Here is this year's stash of corks from wines we have known and loved -- or choked down. Whatever.
We save the corks and annually, I make them into wreaths or trivets or line trays with them. Sadly, real corks are going the way of the dinosaur. Many stoppers you will find these days in decent bottles of wine are fricken plastic. They say it doesn't change the flavor of the wine but I detest plastic corks. One cannot make pretty cork wreaths with plastic crap.
Worldwide cork demand has increased due to a larger proportion of wine being sealed with cork rather than being sold in bulk. Since an oak tree's bark can only be harvested once a decade or so, the supply is limited. Top quality corks are quite expensive, so many vinyards have switched to lower quality cork, synthetic plastic stoppers, or even screw caps.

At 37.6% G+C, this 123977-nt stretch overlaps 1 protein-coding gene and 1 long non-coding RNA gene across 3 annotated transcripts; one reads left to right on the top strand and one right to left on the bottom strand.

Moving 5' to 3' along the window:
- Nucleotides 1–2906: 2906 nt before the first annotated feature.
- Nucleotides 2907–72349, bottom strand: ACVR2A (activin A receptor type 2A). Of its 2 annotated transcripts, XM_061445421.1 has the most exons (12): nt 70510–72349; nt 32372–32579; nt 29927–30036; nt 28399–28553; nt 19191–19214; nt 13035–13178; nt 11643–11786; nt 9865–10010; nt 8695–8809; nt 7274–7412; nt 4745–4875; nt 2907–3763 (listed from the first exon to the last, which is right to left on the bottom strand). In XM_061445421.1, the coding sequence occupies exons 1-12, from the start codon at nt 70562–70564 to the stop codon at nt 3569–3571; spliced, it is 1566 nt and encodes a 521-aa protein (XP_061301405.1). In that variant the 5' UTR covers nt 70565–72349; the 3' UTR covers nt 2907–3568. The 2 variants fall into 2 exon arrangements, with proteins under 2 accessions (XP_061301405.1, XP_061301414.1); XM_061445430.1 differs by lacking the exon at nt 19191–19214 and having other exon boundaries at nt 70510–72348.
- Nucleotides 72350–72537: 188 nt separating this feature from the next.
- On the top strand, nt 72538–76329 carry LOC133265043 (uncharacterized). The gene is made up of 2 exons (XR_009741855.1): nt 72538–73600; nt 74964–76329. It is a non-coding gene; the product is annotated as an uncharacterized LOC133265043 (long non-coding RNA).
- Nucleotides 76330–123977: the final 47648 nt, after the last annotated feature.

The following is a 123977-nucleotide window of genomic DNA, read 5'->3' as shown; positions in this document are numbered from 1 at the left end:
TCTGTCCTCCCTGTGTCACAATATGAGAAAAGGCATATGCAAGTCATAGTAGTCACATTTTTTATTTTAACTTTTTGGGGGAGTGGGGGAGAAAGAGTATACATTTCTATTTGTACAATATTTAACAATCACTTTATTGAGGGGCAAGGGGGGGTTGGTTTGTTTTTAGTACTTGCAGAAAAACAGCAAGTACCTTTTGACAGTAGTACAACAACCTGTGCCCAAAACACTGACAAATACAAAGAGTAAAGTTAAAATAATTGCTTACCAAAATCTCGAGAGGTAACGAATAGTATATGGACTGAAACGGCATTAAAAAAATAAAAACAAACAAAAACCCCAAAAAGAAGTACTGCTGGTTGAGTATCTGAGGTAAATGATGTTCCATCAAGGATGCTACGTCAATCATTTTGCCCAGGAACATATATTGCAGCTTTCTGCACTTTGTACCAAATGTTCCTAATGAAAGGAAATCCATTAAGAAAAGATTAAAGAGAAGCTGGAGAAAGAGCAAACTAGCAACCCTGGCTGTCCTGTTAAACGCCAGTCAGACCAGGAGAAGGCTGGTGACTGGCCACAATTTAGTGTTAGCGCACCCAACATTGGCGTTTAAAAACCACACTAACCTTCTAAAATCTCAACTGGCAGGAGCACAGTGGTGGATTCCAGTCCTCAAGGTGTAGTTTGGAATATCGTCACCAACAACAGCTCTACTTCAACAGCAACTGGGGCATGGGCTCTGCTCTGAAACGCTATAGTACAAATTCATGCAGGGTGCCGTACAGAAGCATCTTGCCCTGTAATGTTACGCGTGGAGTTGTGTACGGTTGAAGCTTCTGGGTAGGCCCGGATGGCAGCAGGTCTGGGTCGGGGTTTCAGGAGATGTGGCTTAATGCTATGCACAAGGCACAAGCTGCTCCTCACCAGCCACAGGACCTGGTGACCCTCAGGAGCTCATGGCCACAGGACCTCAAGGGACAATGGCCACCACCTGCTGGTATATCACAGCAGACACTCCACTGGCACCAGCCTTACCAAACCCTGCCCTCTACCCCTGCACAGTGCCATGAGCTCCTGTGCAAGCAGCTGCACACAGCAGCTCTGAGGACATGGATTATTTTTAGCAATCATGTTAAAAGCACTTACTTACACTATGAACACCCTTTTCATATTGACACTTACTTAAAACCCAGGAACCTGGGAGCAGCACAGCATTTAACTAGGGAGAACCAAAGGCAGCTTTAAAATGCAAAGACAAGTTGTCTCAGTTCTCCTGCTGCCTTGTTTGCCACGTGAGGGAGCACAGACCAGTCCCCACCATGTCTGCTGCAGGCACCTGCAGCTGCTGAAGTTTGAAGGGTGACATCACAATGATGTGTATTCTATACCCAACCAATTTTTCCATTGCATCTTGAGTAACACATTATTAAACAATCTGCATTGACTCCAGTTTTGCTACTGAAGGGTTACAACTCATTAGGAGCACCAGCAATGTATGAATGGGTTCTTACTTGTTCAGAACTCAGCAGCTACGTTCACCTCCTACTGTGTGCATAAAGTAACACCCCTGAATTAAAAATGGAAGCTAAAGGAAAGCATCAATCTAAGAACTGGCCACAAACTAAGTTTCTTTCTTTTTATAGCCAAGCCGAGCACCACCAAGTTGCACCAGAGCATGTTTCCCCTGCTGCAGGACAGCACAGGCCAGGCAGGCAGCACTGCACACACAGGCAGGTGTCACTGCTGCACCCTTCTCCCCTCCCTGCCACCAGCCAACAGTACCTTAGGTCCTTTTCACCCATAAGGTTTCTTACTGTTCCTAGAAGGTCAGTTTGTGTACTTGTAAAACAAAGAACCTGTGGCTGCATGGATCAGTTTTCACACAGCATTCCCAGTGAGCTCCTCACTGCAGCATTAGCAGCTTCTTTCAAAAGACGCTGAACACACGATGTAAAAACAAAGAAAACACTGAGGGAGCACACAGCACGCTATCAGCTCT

We love wine. We buy a lot of three liters glass jugs with screw caps or we would have a few bushels more of corks per year. Still, we end up with a fair amount for we believe that dinner must always be enjoyed with a complimentary wine.
Yes, we are total wine sots. Some people buy a new car every year or two. We drink wine. Others eat out 2 or 3 times a week. We drink wine. I gave up Manolo's for Martini's but that is another story in itself.
And, as a point of interest, I have been to Cork, Ireland, and mostly everyone drank beer, ale or Irish whisky and there weren't any cork trees that I noticed. When I have time, I'll show you some cork wreaths.
Until then, Salute! Facciamoci un bicchiere!
No, I am not Italian but W4D is. The Flaurella is Irish, German and English and very fiesty.